Stocks fall ahead of presidential debate, oil rises 3%
United States equities fell on Monday as market watchers kept a close eye on a key OPEC meeting and looked ahead to a U.S. presidential debate.
“I think this is a bit of pre-debate jitters,” said Randy Frederick, vice president of trading and derivatives at Charles Schwab. “People are probably taking a bit of risk off the table ahead of the debate.”
The Dow Jones industrial average briefly fell more than 150 points before holding about 100 points lower, with Goldman Sachs contributing the most losses. The S&P 500 dropped approximately 0.5 percent, with health care lagging. The Nasdaq composite fell about 0.6 percent.
“Investors are waiting to see what happens at the presidential debate,” said Peter Cardillo, chief market economist at First Standard Financial. “The market hasn’t been affected by the elections, but now they are.”
Polls between Democratic candidate Hillary Clinton and Donald Trump, her Republican counterpart, have narrowed considerably in recent weeks. According to an NBC News/Wall Street Journal poll released last week, Clinton held a six-point lead over Trump heading into the debate. A Bloomberg poll released Monday showed both candidates were deadlocked.
“I feel both candidates do not deserve the presidency, but from an economic standpoint, Hillary Clinton is the lesser of two evils,” Cardillo said.
The first of three debates will be held at Hofstra University and is set to begin at 9 p.m. ET.
“This is a market thinking about several things. First and foremost, the U.S. election. The market is used to pricing in monetary policy, but a national election is a bit more difficult,” said Art Hogan, chief market strategist at Wunderlich Securities.
Hogan added investors were also focusing on an OPEC meeting taking place in Algiers. Crude oil prices gained on Monday, after media reports cited the Algerian energy minister saying all options were possible for an output cut or freeze. U.S. oil rose 3.2 percent to trade at $45.89 per barrel.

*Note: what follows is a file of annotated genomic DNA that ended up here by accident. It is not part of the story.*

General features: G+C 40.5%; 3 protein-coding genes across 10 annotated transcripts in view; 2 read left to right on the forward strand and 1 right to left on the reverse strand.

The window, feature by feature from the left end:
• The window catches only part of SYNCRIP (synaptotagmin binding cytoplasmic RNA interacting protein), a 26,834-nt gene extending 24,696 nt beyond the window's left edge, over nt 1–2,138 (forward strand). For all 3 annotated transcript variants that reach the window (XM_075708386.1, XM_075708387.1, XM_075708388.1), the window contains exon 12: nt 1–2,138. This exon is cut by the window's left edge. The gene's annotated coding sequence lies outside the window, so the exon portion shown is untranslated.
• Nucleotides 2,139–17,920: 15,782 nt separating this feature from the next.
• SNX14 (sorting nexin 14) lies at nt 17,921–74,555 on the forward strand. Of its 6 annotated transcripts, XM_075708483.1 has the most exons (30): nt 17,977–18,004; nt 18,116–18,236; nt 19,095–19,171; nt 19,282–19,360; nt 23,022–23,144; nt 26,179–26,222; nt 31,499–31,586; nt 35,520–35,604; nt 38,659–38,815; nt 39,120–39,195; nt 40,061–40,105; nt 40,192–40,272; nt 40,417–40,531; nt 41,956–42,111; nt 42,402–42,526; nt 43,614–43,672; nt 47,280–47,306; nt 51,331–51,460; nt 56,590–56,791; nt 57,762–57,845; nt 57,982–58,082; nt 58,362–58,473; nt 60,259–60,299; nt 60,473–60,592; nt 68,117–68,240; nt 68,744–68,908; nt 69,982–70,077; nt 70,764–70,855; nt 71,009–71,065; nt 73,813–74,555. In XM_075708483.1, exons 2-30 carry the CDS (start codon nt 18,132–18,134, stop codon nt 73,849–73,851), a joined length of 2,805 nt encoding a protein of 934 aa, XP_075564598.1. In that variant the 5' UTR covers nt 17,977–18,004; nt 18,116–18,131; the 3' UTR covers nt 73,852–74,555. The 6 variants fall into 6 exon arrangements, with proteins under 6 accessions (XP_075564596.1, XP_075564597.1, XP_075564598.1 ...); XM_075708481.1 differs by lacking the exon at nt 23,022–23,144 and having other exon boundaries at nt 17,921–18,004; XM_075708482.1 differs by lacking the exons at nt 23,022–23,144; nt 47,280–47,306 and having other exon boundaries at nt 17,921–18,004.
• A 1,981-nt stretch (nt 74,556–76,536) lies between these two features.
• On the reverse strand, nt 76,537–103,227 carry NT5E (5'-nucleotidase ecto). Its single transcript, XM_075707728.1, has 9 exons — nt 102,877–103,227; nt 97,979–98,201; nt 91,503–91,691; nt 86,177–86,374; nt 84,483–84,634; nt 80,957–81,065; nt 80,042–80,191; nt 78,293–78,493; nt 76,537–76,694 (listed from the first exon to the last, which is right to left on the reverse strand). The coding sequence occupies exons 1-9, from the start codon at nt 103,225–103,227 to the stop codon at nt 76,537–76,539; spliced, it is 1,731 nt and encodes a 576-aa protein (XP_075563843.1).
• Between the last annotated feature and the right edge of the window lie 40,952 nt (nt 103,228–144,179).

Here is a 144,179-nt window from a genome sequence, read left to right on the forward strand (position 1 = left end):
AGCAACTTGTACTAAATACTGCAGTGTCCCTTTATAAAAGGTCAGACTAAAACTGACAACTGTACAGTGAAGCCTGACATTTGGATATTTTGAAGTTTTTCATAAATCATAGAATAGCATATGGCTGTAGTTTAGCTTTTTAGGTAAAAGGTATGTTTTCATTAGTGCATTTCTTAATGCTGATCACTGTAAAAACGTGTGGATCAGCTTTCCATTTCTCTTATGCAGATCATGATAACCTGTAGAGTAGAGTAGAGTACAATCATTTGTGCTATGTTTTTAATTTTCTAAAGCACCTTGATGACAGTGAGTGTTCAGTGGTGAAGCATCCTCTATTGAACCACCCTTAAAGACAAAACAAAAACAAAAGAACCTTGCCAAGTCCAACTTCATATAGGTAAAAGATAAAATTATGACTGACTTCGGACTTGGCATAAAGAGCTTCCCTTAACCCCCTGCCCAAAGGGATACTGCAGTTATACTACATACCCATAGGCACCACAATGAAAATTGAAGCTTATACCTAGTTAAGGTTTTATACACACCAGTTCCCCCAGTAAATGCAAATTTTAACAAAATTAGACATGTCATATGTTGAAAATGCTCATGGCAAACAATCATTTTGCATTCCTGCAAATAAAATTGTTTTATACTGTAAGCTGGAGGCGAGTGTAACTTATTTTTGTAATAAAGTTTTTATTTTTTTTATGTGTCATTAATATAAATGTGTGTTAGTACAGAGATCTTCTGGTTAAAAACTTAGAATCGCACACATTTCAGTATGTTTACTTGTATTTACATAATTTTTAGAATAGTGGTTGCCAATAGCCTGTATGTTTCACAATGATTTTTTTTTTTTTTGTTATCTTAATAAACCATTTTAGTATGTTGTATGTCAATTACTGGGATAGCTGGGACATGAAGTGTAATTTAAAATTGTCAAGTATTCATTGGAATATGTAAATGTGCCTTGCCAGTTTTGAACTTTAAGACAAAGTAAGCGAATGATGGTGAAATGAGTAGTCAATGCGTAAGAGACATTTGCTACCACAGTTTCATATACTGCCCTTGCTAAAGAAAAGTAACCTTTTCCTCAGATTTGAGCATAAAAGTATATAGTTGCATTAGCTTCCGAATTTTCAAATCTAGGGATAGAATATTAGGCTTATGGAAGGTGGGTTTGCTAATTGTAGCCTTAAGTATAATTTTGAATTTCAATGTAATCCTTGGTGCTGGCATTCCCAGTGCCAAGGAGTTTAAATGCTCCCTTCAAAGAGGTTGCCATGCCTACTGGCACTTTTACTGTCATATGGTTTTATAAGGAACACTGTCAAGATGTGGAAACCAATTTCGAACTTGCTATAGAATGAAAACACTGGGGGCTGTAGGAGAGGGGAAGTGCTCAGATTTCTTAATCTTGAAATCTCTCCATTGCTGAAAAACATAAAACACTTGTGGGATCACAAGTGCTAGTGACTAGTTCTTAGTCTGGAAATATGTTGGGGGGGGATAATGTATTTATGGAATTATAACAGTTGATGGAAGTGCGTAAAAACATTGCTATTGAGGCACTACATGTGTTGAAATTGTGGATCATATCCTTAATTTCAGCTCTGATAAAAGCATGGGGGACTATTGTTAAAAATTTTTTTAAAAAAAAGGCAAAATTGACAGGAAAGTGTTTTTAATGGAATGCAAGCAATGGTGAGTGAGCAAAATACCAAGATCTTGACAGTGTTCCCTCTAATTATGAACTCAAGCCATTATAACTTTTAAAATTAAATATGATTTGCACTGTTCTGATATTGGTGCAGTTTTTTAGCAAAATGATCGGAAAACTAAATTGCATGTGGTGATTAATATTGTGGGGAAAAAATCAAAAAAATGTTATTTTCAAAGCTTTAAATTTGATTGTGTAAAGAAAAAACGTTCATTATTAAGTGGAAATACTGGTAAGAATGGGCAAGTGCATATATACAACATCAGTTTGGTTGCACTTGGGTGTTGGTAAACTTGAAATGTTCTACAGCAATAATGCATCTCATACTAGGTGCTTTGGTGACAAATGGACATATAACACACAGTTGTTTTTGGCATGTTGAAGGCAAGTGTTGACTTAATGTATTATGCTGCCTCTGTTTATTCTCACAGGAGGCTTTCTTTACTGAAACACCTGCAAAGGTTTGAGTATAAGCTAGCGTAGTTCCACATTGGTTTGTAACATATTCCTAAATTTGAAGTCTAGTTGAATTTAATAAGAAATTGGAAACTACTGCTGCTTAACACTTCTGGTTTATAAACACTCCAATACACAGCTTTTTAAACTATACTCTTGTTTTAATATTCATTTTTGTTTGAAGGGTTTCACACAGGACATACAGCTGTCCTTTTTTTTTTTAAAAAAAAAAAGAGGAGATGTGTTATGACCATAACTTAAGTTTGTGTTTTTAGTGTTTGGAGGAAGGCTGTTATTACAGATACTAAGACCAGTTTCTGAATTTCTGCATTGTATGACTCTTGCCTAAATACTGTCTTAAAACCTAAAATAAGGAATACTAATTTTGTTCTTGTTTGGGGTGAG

But Schwab’s Frederick said “OPEC is a much less cohesive cartel than it once was,” adding that Saudi Arabia doesn’t have the same pricing power it once had.
“Whatever happens with the OPEC meeting is irrelevant. I think oil prices are going to go higher,” First Standard’s Cardillo said.
Investors also monitored shares of Deutsche Bank, which hit an all-time low after German Chancellor Angela Merkel had reportedly ruled out helping the bank with its U.S. legal troubles.
Deutsche’s fall weighed heavily on European equities, with the pan-European Stoxx 600 index shedding about 1.5 percent. “Looks like Deutsche Bank sneezed and we all caught a cold,” said Wunderlich’s Hogan. “That … has everybody down.”
“Let’s be honest, when push comes to shove, the German government will be standing by Deutsche Bank if need be. We just don’t know to what extent and at what cost if it were come to pass,” Peter Boockvar, chief market analyst at The Lindsey Group, said in a note to clients.
In economic news, new home sales totaled 609,000. Two Federal Reserve speeches are also scheduled for Monday, with Dallas Fed President Robert Kaplan and Fed Governor Daniel Tarullo are both scheduled to speak. Minneapolis Fed President Neel Kashkari also spoke, but did not address monetary policy.
U.S. Treasurys rose, with the two-year yield at 0.742 percent and the benchmark 10-year note yield at 1.598 percent. The Treasury Department is scheduled to sell $26 billion in two-year notes at 1 p.m. ET.